Lissorchis nelsoni (Trematoda: Lissorchiidae) is described from the intestines of the spotted sucker, Minytrema melanops (Rafinesque) from the Wolf River in central Wisconsin and from Navigation Pools 8 and 9 of the upper Mississippi River near La Crosse and Genoa, Wisconsin. It is readily distinguished from all other species of Lissorchis by a combination of its surface structures, massive cirrus sac bent at an angle (often almost an inverted “L”), bipartite seminal vesicle, large acetabulum, a trilobed ovary, its vitellarium, and a type B uterine configuration, of which the cirrus sac is perhaps the most useful for stained material. It is morphologically similar to Lissorchis mutabile in having a similar size and body shape, similar number and arrangement of vitelline follicles, and a distinctly trilobed ovary. In addition to differences in the cirrus sac morphology, it also differs from L. mutabile in having an extensively coiled uterus that extends on both sides of the hindbody.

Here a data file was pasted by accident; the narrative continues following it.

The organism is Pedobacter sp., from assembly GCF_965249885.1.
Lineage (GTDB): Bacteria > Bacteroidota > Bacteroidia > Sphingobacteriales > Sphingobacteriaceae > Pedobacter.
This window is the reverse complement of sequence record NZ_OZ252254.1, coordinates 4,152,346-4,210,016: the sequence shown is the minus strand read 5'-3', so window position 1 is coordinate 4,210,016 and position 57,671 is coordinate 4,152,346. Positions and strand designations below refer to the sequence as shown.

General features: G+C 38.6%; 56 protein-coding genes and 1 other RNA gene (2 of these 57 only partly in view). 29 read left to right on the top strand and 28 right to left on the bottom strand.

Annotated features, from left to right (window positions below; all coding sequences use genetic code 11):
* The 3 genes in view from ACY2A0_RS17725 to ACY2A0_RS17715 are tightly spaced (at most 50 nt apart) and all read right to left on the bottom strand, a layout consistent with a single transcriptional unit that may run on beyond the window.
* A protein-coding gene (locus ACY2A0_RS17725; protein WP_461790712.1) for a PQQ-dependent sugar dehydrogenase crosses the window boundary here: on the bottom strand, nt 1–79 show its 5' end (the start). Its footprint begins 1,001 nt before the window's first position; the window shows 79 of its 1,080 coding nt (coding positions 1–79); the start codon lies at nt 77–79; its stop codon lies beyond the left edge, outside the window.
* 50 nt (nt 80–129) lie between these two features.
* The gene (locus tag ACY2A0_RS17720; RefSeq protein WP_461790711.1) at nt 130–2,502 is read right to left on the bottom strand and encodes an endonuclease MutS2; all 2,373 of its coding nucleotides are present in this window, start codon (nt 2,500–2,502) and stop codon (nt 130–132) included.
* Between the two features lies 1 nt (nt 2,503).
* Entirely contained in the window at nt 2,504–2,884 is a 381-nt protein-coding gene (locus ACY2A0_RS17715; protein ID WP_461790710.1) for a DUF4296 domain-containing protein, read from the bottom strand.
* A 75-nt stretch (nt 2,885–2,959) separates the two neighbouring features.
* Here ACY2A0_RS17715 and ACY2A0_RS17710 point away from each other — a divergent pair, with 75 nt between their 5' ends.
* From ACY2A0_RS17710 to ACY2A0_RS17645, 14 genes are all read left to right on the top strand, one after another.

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Vol. 81 • No. 1